BBC NEWS Americas Africa Europe Middle East South Asia Asia Pacific
BBCi NEWS   SPORT   WEATHER   WORLD SERVICE   A-Z INDEX     

BBC News World Edition
 You are in: Health  
News Front Page
Africa
Americas
Asia-Pacific
Europe
Middle East
South Asia
UK
Business
Entertainment
Science/Nature
Technology
Health
Medical notes
-------------
Talking Point
-------------
Country Profiles
In Depth
-------------
Programmes
-------------
BBC Sport
BBC Weather
SERVICES
-------------
EDITIONS
Thursday, 3 October, 2002, 09:32 GMT 10:32 UK
Violence claims 1.6m a year
Most violent deaths occur behind close doors
More than 1.6 million people are killed by violence around the world each year, a major report reveals.

The World Health Organization said that millions of others are left injured as a result of attacks.

Violence is now the leading cause of death among people aged between 15 and 44.


There is nothing inevitable about violence, nor is it an intrinsic part of the human condition

Dr Etienne Krug, WHO
The WHO has called on governments across the globe to take urgent action to cut murder rates, domestic violence and armed conflict.

The report shows that violence accounts for 14% of deaths in men and 7% of deaths in women.

Millions affected

This accounts for a person dying somewhere in the world as a result of an attack every minute of every day.

It is estimated that one person commits suicide every 40 seconds. Thirty-five people are killed every hour as a result of armed conflict.

According to the report, a total of 191m people lost their lives during the last century as a result of armed conflict.

But it adds that for every person killed by violence as many as another 40 need treatment for serious injuries.

The WHO added that half of all women murdered are killed by their current or former husband or boyfriend. In some countries, that figure is as high as 70%.

One in four women across the globe will experience sexual violence by an intimate partner in their lifetime.

But violence against the elderly is also a growing problem. Up to 6% of older people have reported being abused.

Dr Gro Harlem Brundtland, director-general of WHO, said: "The report challenges us in many respects.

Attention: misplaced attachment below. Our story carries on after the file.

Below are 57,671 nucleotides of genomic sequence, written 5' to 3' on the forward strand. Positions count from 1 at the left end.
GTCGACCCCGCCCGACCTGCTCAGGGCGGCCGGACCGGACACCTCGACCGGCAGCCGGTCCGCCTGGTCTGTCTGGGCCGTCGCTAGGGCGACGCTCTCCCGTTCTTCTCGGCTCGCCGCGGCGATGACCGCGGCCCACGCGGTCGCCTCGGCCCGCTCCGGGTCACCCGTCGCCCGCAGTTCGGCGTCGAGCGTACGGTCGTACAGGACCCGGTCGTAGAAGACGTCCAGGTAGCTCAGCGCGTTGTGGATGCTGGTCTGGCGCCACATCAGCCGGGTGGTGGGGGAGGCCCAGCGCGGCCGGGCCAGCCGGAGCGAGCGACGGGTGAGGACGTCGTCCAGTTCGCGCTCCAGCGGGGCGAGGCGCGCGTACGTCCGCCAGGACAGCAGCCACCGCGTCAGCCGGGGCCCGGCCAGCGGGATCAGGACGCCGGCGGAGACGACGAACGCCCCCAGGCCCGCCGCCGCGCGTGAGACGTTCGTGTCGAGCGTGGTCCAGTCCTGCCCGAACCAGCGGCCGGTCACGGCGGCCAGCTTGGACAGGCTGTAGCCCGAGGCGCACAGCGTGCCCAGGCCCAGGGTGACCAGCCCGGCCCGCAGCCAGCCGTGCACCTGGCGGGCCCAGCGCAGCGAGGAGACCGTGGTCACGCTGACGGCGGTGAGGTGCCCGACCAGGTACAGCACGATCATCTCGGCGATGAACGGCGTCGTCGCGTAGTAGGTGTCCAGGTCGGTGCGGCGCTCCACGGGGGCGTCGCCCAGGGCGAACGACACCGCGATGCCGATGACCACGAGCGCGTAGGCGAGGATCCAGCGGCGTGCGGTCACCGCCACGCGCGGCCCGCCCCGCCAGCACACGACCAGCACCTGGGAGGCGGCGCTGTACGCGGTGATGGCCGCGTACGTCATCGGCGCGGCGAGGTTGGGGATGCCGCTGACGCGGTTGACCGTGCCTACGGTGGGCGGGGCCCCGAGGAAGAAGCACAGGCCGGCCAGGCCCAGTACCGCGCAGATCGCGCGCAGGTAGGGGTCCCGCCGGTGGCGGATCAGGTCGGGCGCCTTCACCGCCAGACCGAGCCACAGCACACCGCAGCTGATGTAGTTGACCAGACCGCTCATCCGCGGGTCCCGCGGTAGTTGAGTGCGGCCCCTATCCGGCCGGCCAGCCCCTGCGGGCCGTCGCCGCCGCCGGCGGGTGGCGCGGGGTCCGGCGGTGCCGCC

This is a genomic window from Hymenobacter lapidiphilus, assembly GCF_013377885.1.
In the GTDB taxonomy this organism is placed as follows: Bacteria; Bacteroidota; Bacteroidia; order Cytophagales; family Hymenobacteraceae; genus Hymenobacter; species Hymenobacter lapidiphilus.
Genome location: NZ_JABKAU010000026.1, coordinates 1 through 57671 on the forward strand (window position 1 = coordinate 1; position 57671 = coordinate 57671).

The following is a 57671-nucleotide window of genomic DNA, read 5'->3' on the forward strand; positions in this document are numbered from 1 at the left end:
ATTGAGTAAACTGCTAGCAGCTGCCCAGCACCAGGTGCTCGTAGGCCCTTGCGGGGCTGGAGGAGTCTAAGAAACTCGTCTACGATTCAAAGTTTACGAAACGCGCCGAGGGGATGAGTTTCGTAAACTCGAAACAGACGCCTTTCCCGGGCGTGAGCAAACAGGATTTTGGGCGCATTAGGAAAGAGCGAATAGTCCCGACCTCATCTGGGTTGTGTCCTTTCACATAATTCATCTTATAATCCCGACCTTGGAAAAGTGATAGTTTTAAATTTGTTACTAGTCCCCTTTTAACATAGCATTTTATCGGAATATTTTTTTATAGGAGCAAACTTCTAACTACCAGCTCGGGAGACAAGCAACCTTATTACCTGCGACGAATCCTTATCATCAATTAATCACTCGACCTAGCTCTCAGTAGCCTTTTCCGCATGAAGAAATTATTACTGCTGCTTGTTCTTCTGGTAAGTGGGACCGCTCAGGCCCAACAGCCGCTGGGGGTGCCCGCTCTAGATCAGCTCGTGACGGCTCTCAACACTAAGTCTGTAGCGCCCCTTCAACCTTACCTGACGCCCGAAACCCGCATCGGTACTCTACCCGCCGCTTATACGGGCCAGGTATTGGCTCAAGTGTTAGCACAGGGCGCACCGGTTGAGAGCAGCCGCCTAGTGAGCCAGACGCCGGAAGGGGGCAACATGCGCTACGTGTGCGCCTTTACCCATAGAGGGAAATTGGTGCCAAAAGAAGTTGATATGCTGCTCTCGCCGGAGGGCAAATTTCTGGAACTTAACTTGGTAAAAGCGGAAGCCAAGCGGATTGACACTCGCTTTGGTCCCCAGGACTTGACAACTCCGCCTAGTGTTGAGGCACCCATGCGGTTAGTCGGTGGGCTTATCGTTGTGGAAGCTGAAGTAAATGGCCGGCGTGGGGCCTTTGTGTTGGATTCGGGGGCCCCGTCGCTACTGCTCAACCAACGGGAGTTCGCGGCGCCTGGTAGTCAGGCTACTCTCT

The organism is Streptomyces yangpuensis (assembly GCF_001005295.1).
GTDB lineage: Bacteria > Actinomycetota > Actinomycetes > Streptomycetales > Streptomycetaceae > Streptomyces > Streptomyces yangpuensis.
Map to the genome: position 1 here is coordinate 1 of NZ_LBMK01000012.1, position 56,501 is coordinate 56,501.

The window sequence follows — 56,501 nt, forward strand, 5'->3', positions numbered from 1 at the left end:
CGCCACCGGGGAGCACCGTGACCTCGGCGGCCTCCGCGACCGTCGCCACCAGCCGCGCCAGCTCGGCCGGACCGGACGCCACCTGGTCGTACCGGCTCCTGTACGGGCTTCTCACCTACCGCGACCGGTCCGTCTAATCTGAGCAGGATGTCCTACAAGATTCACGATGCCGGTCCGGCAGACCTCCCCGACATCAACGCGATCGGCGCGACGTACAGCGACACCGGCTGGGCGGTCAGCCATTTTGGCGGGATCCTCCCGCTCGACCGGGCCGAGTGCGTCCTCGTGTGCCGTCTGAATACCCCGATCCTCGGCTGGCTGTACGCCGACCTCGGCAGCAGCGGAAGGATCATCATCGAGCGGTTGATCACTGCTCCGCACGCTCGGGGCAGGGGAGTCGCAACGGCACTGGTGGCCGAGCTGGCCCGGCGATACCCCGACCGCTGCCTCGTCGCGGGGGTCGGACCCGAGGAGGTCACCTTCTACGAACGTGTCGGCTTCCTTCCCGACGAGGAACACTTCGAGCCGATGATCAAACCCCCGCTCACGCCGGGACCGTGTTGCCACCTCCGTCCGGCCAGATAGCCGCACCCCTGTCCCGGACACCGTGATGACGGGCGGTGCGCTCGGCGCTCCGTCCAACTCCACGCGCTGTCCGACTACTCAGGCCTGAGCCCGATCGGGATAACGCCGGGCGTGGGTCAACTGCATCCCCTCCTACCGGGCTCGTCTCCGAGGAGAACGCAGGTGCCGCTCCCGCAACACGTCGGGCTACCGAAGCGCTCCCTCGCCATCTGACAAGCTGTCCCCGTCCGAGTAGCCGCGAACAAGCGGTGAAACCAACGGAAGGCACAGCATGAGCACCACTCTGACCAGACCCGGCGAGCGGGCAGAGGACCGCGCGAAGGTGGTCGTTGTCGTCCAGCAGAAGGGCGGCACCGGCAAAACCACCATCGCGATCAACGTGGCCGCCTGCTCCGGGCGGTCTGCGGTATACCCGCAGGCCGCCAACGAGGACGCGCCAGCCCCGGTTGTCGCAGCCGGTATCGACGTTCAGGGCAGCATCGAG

"It forces us to reach beyond our notions of what is acceptable and comfortable - to challenge notions that acts of violence are simply matters of family privacy, individual choice, or inevitable facets of life."

Education

Dr Etienne Krug, director of WHO's department of injuries and violence prevention, said deaths could be reduced by trying to change attitudes.

"There is nothing inevitable about violence, nor is it an intrinsic part of the human condition," he said.

"Evidence from around the world suggests that violence can be prevented by a variety of measures aimed at individuals, families and communities."

The report calls for education programmes for school children, parent training and schemes to cut the use of firearms.

It also calls for improved help for victims of violence.

Majorie Wallace, Chief Executive of mental health charity SANE, said: "The WHO report on health and violence does not sufficiently emphasise the role of mental health services in the prevention of homicide and in particular suicide.

"SANE's experience, based on 1000 calls a week to our helpline - SANELINE - and our analysis of inquiries following homicides committed by a person with mental illness or disorder pulls sharp focus on the lack of response to those seeking help for mental health problems.

"One in three people are being turned away and the families' warnings and concerns too often go unheeded. We believe many of the tragedies involving violence and health could be prevented."

See also:

20 May 02 | Health
Internet links:


The BBC is not responsible for the content of external internet sites

Links to more Health stories are at the foot of the page.


E-mail this story to a friend

Links to more Health stories

© BBC ^^ Back to top

News Front Page | Africa | Americas | Asia-Pacific | Europe | Middle East |
South Asia | UK | Business | Entertainment | Science/Nature |
Technology | Health | Talking Point | Country Profiles | In Depth |
Programmes